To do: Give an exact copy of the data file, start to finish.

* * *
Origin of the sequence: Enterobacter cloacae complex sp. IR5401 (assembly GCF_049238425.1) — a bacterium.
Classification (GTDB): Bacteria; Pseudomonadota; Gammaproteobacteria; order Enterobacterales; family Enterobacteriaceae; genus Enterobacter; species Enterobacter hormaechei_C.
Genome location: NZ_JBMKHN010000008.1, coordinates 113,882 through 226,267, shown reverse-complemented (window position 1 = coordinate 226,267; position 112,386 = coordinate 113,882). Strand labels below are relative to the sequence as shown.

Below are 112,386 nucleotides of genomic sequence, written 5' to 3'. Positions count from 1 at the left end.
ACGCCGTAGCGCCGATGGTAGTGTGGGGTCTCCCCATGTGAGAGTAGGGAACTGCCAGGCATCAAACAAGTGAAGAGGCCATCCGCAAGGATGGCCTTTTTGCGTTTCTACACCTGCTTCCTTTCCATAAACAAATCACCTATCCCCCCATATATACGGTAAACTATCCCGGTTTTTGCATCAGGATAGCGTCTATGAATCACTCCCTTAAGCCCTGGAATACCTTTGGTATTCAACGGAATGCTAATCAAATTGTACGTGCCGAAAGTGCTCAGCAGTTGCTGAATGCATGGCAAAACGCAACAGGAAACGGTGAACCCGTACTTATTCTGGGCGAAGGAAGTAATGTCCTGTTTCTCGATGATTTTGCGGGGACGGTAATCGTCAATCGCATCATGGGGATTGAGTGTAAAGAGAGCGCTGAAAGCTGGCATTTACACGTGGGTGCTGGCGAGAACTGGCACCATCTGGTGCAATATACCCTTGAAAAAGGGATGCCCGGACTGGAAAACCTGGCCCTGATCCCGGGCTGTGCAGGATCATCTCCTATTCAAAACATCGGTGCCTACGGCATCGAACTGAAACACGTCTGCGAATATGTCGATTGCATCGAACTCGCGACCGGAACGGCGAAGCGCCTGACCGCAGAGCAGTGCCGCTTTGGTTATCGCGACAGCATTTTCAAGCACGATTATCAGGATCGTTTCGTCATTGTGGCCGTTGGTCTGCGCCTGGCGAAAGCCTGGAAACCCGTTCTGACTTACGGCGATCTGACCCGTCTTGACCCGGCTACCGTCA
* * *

Origin of the sequence: Enterobacter cloacae complex sp. IR5401 (assembly GCF_049238425.1) — a bacterium.
Classification (GTDB): Bacteria; Pseudomonadota; Gammaproteobacteria; order Enterobacterales; family Enterobacteriaceae; genus Enterobacter; species Enterobacter hormaechei_C.
Genome location: NZ_JBMKHN010000008.1, coordinates 113,882 through 226,267, shown reverse-complemented (window position 1 = coordinate 226,267; position 112,386 = coordinate 113,882). Strand labels below are relative to the sequence as shown.

Below are 112,386 nucleotides of genomic sequence, written 5' to 3'. Positions count from 1 at the left end.
ACGCCGTAGCGCCGATGGTAGTGTGGGGTCTCCCCATGTGAGAGTAGGGAACTGCCAGGCATCAAACAAGTGAAGAGGCCATCCGCAAGGATGGCCTTTTTGCGTTTCTACACCTGCTTCCTTTCCATAAACAAATCACCTATCCCCCCATATATACGGTAAACTATCCCGGTTTTTGCATCAGGATAGCGTCTATGAATCACTCCCTTAAGCCCTGGAATACCTTTGGTATTCAACGGAATGCTAATCAAATTGTACGTGCCGAAAGTGCTCAGCAGTTGCTGAATGCATGGCAAAACGCAACAGGAAACGGTGAACCCGTACTTATTCTGGGCGAAGGAAGTAATGTCCTGTTTCTCGATGATTTTGCGGGGACGGTAATCGTCAATCGCATCATGGGGATTGAGTGTAAAGAGAGCGCTGAAAGCTGGCATTTACACGTGGGTGCTGGCGAGAACTGGCACCATCTGGTGCAATATACCCTTGAAAAAGGGATGCCCGGACTGGAAAACCTGGCCCTGATCCCGGGCTGTGCAGGATCATCTCCTATTCAAAACATCGGTGCCTACGGCATCGAACTGAAACACGTCTGCGAATATGTCGATTGCATCGAACTCGCGACCGGAACGGCGAAGCGCCTGACCGCAGAGCAGTGCCGCTTTGGTTATCGCGACAGCATTTTCAAGCACGATTATCAGGATCGTTTCGTCATTGTGGCCGTTGGTCTGCGCCTGGCGAAAGCCTGGAAACCCGTTCTGACTTACGGCGATCTGACCCGTCTTGACCCGGCTACCGTCA